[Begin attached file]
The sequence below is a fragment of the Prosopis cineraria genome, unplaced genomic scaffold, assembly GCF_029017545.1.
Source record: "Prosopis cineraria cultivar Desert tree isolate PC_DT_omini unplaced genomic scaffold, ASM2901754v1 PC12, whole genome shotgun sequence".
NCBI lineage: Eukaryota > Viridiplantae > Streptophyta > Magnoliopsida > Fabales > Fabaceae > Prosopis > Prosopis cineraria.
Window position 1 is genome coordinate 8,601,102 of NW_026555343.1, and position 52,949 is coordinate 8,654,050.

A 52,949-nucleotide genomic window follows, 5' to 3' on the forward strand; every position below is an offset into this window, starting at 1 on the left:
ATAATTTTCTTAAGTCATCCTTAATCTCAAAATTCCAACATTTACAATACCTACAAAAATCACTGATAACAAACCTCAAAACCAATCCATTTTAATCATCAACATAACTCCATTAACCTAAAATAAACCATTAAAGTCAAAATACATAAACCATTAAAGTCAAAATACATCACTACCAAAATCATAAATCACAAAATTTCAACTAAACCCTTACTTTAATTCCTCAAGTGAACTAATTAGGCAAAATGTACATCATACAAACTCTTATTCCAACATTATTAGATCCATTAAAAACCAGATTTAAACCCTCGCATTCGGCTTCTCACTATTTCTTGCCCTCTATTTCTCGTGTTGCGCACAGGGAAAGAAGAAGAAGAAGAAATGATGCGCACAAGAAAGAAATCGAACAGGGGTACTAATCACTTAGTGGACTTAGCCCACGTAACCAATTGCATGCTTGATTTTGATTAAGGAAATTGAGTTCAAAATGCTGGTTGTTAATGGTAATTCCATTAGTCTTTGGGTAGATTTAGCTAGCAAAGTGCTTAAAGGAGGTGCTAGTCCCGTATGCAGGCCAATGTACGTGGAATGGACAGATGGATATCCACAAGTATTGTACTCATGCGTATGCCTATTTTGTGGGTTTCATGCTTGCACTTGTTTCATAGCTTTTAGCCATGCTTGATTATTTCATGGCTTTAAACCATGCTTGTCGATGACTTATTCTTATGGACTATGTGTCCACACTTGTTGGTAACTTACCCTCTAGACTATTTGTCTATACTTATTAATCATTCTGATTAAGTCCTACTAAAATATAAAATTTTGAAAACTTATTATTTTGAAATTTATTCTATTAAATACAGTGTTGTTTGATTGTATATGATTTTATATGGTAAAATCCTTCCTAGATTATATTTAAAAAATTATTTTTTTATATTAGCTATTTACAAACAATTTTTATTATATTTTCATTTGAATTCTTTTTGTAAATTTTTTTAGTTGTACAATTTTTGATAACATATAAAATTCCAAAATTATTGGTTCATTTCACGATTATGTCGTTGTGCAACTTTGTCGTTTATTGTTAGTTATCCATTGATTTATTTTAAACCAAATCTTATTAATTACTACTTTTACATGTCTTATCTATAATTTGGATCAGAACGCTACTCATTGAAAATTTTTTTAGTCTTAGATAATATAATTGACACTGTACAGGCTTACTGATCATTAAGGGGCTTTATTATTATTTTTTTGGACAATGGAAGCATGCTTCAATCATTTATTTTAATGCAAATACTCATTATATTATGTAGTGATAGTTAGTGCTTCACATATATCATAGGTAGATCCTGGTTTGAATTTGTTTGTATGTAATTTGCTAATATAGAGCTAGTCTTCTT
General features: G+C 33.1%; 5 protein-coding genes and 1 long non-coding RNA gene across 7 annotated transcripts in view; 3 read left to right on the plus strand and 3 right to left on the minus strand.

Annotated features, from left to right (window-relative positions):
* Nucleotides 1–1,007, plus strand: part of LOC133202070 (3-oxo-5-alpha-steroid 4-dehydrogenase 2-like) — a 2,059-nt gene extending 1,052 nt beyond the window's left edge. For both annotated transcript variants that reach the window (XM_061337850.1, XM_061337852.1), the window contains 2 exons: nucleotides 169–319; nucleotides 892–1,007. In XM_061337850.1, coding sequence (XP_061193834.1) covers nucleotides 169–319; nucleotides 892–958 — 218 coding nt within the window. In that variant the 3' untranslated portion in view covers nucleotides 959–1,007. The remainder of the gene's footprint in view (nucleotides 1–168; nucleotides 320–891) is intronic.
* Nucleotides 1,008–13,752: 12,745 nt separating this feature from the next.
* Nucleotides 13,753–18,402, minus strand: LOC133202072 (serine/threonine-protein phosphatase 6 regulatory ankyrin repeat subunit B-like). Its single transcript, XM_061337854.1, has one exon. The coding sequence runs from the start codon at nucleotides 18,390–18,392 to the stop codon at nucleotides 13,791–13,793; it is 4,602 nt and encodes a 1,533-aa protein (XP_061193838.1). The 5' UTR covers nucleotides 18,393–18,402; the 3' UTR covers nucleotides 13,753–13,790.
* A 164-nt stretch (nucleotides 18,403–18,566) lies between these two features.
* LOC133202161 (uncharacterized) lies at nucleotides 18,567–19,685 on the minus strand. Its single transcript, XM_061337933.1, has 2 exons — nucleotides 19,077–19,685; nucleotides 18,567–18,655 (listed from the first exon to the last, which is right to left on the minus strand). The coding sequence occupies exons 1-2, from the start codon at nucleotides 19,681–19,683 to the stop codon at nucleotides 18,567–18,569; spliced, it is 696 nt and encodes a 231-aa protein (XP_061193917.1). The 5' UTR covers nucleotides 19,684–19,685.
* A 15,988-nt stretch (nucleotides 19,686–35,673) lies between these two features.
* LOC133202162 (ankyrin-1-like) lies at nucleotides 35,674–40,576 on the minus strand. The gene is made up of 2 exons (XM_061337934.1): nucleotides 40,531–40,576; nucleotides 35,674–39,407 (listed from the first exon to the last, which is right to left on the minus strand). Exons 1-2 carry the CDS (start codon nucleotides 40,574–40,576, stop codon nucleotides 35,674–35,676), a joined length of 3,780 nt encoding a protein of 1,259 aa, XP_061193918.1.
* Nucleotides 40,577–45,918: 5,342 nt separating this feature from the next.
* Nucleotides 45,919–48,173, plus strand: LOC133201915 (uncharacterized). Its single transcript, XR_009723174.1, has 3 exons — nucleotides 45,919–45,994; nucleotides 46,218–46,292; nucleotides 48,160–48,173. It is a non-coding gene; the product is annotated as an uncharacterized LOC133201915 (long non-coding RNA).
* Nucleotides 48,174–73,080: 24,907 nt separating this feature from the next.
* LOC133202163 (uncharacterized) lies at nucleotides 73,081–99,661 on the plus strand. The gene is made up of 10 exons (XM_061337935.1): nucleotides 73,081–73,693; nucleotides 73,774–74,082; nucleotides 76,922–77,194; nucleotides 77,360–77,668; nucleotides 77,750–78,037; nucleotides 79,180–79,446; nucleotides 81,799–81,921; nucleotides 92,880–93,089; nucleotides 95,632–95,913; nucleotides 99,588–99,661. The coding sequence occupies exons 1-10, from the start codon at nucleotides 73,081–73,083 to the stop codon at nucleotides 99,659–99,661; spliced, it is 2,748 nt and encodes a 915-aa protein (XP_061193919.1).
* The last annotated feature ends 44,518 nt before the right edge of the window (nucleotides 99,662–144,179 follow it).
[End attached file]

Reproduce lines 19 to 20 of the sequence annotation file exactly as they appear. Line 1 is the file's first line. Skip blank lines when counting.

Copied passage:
* LOC133202163 (uncharacterized) lies at nucleotides 73,081–99,661 on the plus strand. The gene is made up of 10 exons (XM_061337935.1): nucleotides 73,081–73,693; nucleotides 73,774–74,082; nucleotides 76,922–77,194; nucleotides 77,360–77,668; nucleotides 77,750–78,037; nucleotides 79,180–79,446; nucleotides 81,799–81,921; nucleotides 92,880–93,089; nucleotides 95,632–95,913; nucleotides 99,588–99,661. The coding sequence occupies exons 1-10, from the start codon at nucleotides 73,081–73,083 to the stop codon at nucleotides 99,659–99,661; spliced, it is 2,748 nt and encodes a 915-aa protein (XP_061193919.1).
* The last annotated feature ends 44,518 nt before the right edge of the window (nucleotides 99,662–144,179 follow it).